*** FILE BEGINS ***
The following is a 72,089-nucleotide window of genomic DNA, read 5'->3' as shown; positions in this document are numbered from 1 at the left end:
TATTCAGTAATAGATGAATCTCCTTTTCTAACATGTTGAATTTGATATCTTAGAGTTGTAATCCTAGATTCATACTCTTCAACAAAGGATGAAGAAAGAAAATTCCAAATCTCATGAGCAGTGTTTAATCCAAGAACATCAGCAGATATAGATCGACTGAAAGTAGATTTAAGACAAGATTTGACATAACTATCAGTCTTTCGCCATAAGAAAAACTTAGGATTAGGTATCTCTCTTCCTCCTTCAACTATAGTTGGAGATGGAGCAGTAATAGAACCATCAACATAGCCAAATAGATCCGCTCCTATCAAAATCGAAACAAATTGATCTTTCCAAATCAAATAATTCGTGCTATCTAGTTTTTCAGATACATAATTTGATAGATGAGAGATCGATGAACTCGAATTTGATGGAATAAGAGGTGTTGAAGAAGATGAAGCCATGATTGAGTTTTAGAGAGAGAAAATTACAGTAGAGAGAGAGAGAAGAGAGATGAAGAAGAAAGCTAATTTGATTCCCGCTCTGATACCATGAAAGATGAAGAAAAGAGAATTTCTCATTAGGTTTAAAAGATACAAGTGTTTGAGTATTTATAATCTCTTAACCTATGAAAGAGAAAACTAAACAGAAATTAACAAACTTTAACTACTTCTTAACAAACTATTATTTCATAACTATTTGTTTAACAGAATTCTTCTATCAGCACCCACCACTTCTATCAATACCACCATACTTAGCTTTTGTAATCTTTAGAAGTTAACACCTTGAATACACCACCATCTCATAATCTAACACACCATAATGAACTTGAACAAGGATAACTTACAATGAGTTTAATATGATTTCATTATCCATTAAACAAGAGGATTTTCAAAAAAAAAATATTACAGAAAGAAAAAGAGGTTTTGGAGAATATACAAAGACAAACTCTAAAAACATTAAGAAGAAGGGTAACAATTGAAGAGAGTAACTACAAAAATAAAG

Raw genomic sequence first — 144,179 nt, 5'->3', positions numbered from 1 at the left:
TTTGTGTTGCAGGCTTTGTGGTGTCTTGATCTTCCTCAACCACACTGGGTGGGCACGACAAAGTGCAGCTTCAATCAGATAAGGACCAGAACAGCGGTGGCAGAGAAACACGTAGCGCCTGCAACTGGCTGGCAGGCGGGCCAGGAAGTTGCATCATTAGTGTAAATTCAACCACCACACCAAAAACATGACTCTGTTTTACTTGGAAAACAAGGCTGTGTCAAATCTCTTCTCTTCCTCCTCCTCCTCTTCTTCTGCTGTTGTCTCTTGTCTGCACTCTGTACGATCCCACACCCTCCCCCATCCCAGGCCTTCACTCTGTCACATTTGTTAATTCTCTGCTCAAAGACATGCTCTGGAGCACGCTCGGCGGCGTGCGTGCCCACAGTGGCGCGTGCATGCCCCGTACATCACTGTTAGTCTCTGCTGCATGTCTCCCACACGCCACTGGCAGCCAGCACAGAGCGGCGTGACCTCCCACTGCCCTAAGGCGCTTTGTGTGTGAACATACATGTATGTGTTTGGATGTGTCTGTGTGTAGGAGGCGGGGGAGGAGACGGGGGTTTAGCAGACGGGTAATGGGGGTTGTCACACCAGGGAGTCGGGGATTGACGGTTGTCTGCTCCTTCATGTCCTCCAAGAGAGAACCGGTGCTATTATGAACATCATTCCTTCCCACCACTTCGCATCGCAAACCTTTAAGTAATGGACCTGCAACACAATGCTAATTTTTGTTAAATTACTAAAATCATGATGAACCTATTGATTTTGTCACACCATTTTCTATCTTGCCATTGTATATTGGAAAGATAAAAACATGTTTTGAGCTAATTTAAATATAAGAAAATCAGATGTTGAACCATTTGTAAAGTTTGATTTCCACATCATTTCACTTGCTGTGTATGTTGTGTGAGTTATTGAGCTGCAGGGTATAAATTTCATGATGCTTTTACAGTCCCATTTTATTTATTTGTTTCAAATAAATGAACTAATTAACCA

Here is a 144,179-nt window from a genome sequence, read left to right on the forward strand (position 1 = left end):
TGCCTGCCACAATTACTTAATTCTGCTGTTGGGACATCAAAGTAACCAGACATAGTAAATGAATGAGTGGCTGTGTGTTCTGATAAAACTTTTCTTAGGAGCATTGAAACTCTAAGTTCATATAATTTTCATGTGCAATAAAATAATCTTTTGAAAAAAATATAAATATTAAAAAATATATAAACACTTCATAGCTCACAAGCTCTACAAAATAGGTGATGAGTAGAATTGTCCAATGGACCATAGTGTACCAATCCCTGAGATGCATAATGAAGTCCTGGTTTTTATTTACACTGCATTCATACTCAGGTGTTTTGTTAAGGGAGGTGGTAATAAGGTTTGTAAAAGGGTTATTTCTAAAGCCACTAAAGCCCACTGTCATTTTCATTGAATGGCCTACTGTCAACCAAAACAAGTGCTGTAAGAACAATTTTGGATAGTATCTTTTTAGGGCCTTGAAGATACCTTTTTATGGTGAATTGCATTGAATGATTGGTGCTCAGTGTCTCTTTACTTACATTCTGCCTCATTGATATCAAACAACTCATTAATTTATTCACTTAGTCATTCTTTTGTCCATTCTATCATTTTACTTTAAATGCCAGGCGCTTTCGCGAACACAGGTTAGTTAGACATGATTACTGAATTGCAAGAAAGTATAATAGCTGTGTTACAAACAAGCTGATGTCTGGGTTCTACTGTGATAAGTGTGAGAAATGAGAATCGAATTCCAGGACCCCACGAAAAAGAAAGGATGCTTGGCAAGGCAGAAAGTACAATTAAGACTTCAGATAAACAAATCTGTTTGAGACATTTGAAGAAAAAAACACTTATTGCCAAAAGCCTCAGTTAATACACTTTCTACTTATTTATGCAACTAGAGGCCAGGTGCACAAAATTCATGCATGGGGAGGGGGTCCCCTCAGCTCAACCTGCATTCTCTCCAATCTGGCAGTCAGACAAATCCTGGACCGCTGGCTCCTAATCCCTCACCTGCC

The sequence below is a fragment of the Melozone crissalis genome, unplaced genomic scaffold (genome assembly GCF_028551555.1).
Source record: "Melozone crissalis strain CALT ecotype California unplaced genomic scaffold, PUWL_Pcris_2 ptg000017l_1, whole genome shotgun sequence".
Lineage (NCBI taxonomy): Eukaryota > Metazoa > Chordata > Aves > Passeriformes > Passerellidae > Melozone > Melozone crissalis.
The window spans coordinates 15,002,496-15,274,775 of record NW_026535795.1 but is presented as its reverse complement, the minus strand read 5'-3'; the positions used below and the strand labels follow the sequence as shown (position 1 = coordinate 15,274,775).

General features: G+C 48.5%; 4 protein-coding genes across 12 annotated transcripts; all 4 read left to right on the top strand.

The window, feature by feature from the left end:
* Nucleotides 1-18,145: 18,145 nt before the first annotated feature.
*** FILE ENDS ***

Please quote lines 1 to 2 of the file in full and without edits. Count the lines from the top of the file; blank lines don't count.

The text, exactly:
The following is a 72,089-nucleotide window of genomic DNA, read 5'->3' as shown; positions in this document are numbered from 1 at the left end:
TATTCAGTAATAGATGAATCTCCTTTTCTAACATGTTGAATTTGATATCTTAGAGTTGTAATCCTAGATTCATACTCTTCAACAAAGGATGAAGAAAGAAAATTCCAAATCTCATGAGCAGTGTTTAATCCAAGAACATCAGCAGATATAGATCGACTGAAAGTAGATTTAAGACAAGATTTGACATAACTATCAGTCTTTCGCCATAAGAAAAACTTAGGATTAGGTATCTCTCTTCCTCCTTCAACTATAGTTGGAGATGGAGCAGTAATAGAACCATCAACATAGCCAAATAGATCCGCTCCTATCAAAATCGAAACAAATTGATCTTTCCAAATCAAATAATTCGTGCTATCTAGTTTTTCAGATACATAATTTGATAGATGAGAGATCGATGAACTCGAATTTGATGGAATAAGAGGTGTTGAAGAAGATGAAGCCATGATTGAGTTTTAGAGAGAGAAAATTACAGTAGAGAGAGAGAGAAGAGAGATGAAGAAGAAAGCTAATTTGATTCCCGCTCTGATACCATGAAAGATGAAGAAAAGAGAATTTCTCATTAGGTTTAAAAGATACAAGTGTTTGAGTATTTATAATCTCTTAACCTATGAAAGAGAAAACTAAACAGAAATTAACAAACTTTAACTACTTCTTAACAAACTATTATTTCATAACTATTTGTTTAACAGAATTCTTCTATCAGCACCCACCACTTCTATCAATACCACCATACTTAGCTTTTGTAATCTTTAGAAGTTAACACCTTGAATACACCACCATCTCATAATCTAACACACCATAATGAACTTGAACAAGGATAACTTACAATGAGTTTAATATGATTTCATTATCCATTAAACAAGAGGATTTTCAAAAAAAAAATATTACAGAAAGAAAAAGAGGTTTTGGAGAATATACAAAGACAAACTCTAAAAACATTAAGAAGAAGGGTAACAATTGAAGAGAGTAACTACAAAAATAAAG